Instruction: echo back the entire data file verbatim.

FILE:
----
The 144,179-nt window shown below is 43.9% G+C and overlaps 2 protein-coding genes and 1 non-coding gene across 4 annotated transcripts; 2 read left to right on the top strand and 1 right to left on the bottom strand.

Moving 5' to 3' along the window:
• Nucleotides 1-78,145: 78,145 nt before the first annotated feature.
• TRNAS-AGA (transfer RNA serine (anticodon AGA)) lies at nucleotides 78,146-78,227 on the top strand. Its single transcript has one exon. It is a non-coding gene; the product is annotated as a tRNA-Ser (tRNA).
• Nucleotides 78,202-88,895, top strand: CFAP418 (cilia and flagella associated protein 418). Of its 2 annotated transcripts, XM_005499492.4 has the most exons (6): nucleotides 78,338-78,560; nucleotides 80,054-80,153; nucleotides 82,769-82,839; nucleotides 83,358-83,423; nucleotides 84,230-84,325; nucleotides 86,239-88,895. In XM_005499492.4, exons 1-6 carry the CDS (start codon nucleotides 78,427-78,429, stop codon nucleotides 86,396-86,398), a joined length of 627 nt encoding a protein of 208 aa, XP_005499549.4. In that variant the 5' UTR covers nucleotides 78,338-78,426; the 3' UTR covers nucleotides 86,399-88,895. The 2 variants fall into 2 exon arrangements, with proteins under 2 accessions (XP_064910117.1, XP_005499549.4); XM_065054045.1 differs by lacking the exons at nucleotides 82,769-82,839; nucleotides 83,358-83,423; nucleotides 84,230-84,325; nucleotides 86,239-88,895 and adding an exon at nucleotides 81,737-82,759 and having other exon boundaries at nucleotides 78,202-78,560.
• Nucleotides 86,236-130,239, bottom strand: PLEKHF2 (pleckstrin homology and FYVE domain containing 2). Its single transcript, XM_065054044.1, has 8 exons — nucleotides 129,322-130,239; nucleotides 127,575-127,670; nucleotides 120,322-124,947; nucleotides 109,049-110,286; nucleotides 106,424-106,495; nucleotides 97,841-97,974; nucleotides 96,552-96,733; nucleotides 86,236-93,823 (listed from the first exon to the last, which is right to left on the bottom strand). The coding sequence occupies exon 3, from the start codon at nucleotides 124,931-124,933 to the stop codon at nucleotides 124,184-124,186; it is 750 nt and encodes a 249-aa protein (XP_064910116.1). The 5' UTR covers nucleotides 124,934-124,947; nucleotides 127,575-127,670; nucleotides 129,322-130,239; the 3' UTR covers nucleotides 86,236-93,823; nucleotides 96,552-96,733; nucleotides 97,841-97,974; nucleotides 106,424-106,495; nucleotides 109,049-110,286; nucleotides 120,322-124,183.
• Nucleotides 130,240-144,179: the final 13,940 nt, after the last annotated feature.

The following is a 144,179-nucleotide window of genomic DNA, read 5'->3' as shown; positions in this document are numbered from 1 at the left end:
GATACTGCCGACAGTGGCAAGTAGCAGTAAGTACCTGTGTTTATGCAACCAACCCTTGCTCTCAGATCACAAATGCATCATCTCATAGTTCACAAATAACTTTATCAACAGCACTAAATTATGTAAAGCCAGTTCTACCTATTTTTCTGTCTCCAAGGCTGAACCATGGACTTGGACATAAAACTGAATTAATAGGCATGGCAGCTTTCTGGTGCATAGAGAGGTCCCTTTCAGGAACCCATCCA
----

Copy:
The 144,179-nt window shown below is 43.9% G+C and overlaps 2 protein-coding genes and 1 non-coding gene across 4 annotated transcripts; 2 read left to right on the top strand and 1 right to left on the bottom strand.

Moving 5' to 3' along the window:
• Nucleotides 1-78,145: 78,145 nt before the first annotated feature.
• TRNAS-AGA (transfer RNA serine (anticodon AGA)) lies at nucleotides 78,146-78,227 on the top strand. Its single transcript has one exon. It is a non-coding gene; the product is annotated as a tRNA-Ser (tRNA).
• Nucleotides 78,202-88,895, top strand: CFAP418 (cilia and flagella associated protein 418). Of its 2 annotated transcripts, XM_005499492.4 has the most exons (6): nucleotides 78,338-78,560; nucleotides 80,054-80,153; nucleotides 82,769-82,839; nucleotides 83,358-83,423; nucleotides 84,230-84,325; nucleotides 86,239-88,895. In XM_005499492.4, exons 1-6 carry the CDS (start codon nucleotides 78,427-78,429, stop codon nucleotides 86,396-86,398), a joined length of 627 nt encoding a protein of 208 aa, XP_005499549.4. In that variant the 5' UTR covers nucleotides 78,338-78,426; the 3' UTR covers nucleotides 86,399-88,895. The 2 variants fall into 2 exon arrangements, with proteins under 2 accessions (XP_064910117.1, XP_005499549.4); XM_065054045.1 differs by lacking the exons at nucleotides 82,769-82,839; nucleotides 83,358-83,423; nucleotides 84,230-84,325; nucleotides 86,239-88,895 and adding an exon at nucleotides 81,737-82,759 and having other exon boundaries at nucleotides 78,202-78,560.
• Nucleotides 86,236-130,239, bottom strand: PLEKHF2 (pleckstrin homology and FYVE domain containing 2). Its single transcript, XM_065054044.1, has 8 exons — nucleotides 129,322-130,239; nucleotides 127,575-127,670; nucleotides 120,322-124,947; nucleotides 109,049-110,286; nucleotides 106,424-106,495; nucleotides 97,841-97,974; nucleotides 96,552-96,733; nucleotides 86,236-93,823 (listed from the first exon to the last, which is right to left on the bottom strand). The coding sequence occupies exon 3, from the start codon at nucleotides 124,931-124,933 to the stop codon at nucleotides 124,184-124,186; it is 750 nt and encodes a 249-aa protein (XP_064910116.1). The 5' UTR covers nucleotides 124,934-124,947; nucleotides 127,575-127,670; nucleotides 129,322-130,239; the 3' UTR covers nucleotides 86,236-93,823; nucleotides 96,552-96,733; nucleotides 97,841-97,974; nucleotides 106,424-106,495; nucleotides 109,049-110,286; nucleotides 120,322-124,183.
• Nucleotides 130,240-144,179: the final 13,940 nt, after the last annotated feature.

The following is a 144,179-nucleotide window of genomic DNA, read 5'->3' as shown; positions in this document are numbered from 1 at the left end:
GATACTGCCGACAGTGGCAAGTAGCAGTAAGTACCTGTGTTTATGCAACCAACCCTTGCTCTCAGATCACAAATGCATCATCTCATAGTTCACAAATAACTTTATCAACAGCACTAAATTATGTAAAGCCAGTTCTACCTATTTTTCTGTCTCCAAGGCTGAACCATGGACTTGGACATAAAACTGAATTAATAGGCATGGCAGCTTTCTGGTGCATAGAGAGGTCCCTTTCAGGAACCCATCCA